If a business idea has legs and the right people then private investment will be forthcoming. The reason why banks won’t lend to businesses at what the business sees as a sensible rate is because the banks can see the inherent riskiness in the plans.

        The ordinary public cannot function in the modern world without a bank account, the debit card/direct fund transfer has taken the place of cash, what we need is a simple National Public Bank.

        It should have an account which allows instant verified transactions, when I buy something the money is transferred immediately and I no longer have access to that money, vice versa when someone pays me.

        It should not offer overdrafts, mortgages or any other form of lending.

        It would be the modern equivalent of cash and should have the full balance guaranteed by the Bank of England.
        It should also have a savings account, your deposits would buy index linked bonds and again the full amount should be guaranteed.

        All other investments/loans should be handled by private institutions and these should not be guaranteed.

        More importantly, keep the state out of the money lending business, they don’t know what they are doing.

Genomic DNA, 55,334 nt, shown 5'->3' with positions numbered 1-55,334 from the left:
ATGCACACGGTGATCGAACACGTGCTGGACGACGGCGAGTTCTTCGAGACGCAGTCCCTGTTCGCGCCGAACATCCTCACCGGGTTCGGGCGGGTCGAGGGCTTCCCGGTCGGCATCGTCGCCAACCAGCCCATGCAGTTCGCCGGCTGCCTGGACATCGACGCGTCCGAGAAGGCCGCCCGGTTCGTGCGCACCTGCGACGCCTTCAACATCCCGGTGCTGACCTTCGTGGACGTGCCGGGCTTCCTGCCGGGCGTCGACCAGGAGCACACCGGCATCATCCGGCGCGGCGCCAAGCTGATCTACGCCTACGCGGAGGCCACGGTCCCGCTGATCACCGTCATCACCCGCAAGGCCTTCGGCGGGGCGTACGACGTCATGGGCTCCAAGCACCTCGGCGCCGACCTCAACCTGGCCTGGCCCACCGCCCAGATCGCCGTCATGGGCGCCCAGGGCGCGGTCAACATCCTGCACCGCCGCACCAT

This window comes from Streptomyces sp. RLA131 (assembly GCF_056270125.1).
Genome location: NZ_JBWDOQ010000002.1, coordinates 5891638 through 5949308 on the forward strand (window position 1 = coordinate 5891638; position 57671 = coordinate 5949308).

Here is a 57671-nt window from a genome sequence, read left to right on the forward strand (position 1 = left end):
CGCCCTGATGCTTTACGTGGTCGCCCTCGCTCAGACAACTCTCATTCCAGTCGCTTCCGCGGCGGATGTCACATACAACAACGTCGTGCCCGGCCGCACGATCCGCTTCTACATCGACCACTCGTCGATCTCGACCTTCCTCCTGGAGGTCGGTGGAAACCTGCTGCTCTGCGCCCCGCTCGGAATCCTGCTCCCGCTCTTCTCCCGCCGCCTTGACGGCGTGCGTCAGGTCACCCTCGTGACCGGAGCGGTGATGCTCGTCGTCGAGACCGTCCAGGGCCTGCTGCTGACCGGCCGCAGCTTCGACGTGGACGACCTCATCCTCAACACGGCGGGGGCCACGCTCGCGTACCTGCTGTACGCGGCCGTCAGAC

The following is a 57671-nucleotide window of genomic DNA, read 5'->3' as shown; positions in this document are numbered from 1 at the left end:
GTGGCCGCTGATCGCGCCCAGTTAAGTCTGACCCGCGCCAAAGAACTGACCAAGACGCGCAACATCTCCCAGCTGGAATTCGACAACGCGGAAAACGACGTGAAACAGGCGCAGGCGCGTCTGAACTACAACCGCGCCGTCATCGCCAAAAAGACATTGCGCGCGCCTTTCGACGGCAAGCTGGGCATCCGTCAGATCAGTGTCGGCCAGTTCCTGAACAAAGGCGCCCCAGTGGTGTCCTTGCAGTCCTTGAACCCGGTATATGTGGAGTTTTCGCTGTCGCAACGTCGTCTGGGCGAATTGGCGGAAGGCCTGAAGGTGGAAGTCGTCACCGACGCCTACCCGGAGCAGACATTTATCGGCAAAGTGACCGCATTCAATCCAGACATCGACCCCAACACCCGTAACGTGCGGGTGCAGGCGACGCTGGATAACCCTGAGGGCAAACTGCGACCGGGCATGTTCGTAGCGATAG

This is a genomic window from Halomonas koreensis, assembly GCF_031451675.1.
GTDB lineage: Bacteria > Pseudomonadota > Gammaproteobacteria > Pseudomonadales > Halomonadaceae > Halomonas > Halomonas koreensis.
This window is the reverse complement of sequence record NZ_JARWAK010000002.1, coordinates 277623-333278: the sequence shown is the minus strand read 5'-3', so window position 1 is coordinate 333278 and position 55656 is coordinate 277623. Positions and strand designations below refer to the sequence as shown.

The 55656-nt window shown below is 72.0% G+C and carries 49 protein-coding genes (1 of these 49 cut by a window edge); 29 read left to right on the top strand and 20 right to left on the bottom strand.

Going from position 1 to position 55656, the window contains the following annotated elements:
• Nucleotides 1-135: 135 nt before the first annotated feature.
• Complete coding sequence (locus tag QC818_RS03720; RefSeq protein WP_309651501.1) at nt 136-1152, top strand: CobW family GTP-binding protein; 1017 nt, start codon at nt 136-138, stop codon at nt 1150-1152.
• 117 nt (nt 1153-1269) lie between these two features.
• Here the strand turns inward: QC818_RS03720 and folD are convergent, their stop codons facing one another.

• Troll #35

      I come along quietly and tip my 5 tonne trailer of ordures over it for your sensory pleasure

      That is what a Troll is for, isn’t it? Mind you, someone else has to do it for you – you are kept in a cage after all. Somewhere in Delaware, not that you would know that from the strip lighting in the corridors you are herded down.

      PS If your compost is smelling, you have done something wrong – either that or a Troll has been at it (and you know what that means!).

  10. A good take on this, JW – I must confess I had forgotten entirely the UK plc owned fully 82% already – making purchase of the other 18% fairly moot, I guess.

    They wouldn’t have to report results any more if they delisted ;)

    • They might come under the FOI if they are wholly owned, as it currently stands they are held at arms length via UKFI so they don’t have to tell us how much a transaction costs. (with regard to charges they levy)